In conclusion Mughal decline was not necessarily inevitable. Had there been more competent successors to follow Aurangzeb perhaps the decentralisation of power could have been curbed. Even if it had not, greater co-operation between the rising local elites and the central power could have helped to maintain Mughal cultural dominance at the very least. What was most likely inevitable was continued regional diversity, which is what we see throughout the eighteenth century. This supports the suggestion that the Indian economy and Indian society were, to a certain extent, always ‘divided’. Whether or not it was ‘buoyant’ is a more difficult issue. In some areas economic prosperity continued, such as the south Indian cloth industry, throughout much of the eighteenth century. Yet other areas struggled; for example the older port towns which were losing out to the new European centres of trade. Above all the question should be considered in a regional context, rather than in the terms of overarching historiographical theories which have framed the study of Indian history for so long.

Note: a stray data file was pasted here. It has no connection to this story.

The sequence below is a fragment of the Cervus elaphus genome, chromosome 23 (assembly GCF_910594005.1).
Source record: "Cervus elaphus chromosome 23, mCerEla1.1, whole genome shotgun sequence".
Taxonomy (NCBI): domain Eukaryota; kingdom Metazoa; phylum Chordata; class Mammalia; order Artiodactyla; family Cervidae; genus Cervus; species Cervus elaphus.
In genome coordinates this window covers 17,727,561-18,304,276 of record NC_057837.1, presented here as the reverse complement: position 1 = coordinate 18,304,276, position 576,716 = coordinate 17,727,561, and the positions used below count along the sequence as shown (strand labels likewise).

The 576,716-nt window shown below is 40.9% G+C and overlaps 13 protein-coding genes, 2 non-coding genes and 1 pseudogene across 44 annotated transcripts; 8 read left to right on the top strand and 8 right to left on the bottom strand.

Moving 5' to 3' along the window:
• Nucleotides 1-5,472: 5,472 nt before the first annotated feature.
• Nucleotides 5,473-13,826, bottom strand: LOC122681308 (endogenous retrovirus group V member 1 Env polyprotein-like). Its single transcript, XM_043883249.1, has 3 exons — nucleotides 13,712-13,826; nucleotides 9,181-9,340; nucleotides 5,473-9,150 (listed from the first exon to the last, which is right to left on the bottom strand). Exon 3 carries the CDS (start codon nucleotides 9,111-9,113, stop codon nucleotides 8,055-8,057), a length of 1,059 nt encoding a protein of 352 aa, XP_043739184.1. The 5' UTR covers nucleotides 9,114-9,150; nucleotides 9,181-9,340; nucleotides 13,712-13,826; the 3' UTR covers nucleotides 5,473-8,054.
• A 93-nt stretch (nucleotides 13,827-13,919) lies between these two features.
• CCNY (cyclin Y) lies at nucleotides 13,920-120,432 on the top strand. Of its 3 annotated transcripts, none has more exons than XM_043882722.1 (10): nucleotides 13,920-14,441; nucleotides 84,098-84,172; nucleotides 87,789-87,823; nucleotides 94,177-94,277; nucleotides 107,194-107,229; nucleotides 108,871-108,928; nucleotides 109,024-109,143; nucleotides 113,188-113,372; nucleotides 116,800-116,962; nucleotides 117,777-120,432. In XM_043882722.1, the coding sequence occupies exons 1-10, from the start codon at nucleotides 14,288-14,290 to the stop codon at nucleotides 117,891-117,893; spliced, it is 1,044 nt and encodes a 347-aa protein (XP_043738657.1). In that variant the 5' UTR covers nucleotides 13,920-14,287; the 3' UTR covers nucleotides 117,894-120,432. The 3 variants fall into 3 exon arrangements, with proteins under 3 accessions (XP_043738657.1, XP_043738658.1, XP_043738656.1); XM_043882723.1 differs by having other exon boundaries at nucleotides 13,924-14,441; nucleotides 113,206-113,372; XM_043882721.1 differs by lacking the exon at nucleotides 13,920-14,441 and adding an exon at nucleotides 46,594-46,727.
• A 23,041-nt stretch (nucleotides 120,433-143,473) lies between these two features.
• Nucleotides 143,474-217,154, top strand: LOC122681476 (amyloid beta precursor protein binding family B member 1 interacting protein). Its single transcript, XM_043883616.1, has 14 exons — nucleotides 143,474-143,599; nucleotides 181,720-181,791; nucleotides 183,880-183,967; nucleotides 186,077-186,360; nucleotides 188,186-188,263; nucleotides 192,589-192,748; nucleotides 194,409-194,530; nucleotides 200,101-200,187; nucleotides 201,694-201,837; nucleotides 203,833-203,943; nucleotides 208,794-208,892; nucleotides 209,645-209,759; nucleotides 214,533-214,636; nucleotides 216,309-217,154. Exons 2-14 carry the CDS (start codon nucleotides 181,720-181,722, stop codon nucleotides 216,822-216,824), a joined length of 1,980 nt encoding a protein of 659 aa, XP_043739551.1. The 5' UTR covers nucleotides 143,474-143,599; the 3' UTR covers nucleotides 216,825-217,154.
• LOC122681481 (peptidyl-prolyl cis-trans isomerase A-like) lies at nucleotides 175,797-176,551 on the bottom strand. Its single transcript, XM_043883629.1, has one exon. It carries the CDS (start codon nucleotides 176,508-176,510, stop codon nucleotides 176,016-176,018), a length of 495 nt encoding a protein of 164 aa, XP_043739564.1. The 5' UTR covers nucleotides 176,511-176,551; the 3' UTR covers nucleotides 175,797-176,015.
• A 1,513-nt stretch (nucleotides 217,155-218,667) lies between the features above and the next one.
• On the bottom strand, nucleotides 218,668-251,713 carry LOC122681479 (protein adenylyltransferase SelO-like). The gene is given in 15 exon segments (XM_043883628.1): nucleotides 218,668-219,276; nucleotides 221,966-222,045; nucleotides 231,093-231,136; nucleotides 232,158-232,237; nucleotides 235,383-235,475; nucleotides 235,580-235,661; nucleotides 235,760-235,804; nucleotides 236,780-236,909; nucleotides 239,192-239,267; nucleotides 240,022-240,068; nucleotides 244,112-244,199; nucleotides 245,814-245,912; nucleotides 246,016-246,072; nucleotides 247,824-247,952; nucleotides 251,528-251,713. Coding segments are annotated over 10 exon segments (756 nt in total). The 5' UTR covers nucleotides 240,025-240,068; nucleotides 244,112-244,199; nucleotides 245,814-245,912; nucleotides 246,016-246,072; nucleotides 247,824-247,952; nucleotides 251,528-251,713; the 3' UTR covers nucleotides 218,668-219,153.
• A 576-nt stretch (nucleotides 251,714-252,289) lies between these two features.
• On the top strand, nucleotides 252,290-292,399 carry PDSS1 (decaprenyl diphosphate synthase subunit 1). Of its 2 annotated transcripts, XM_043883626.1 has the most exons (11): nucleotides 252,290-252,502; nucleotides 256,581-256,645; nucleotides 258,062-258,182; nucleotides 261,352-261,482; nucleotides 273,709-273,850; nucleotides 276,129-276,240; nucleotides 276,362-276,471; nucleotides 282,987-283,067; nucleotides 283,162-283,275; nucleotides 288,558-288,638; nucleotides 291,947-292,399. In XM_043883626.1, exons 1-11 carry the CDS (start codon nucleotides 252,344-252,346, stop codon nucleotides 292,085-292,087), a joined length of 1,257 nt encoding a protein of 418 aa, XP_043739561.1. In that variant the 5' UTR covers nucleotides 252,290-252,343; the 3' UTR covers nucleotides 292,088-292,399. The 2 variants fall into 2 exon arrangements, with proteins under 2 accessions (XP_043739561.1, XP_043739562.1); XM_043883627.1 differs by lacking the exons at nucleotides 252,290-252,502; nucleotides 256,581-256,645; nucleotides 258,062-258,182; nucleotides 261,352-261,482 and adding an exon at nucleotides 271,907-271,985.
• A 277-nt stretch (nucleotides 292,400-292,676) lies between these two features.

- Alavi, Seema. The Eighteenth Century in India, Oxford in India Readings. Debates in Indian History and Society. New Delhi: Oxford University Press, 2002.
- Barrow, Ian J., and Douglas E Haynes. “The Colonial Transition: South Asia, 1780-1840.” Modern Asian Studies 38, no. 3 (2004): 469-78.
- Fisher, Michael H. “Review: British and Indian Interactions before the British Raj in India, 1730s-1857.” The Journal of British Studies 36, no. 3 (1997): 363-70.
- Parthasarathi, Prasannan. The Transition to a Colonial Economy: Weavers, Merchants and Kings in South India, 1720-1800. Cambridge: Cambridge University Press, 2001.
- Travers, Robert. “The Eighteenth Century in Indian Hisory.” Eighteenth-Century Studies 40, no. 3 (2007): 492-508.
- Washbrook, D. A. “Progress and Problems: South Asian Economic and Social History C.1720-1860.” Modern Asian Studies 22, no. 1 (1988): 57-96.
- Maohomet, Dean. The Travels of Dean Mahomet: An Eighteenth-Century Journey through India. Edited by Michael H. Fisher. Berkeley: University of California Press, 1997.
- Jodhaa Akbar. Dir. Ashutosh Gowariker, 2008.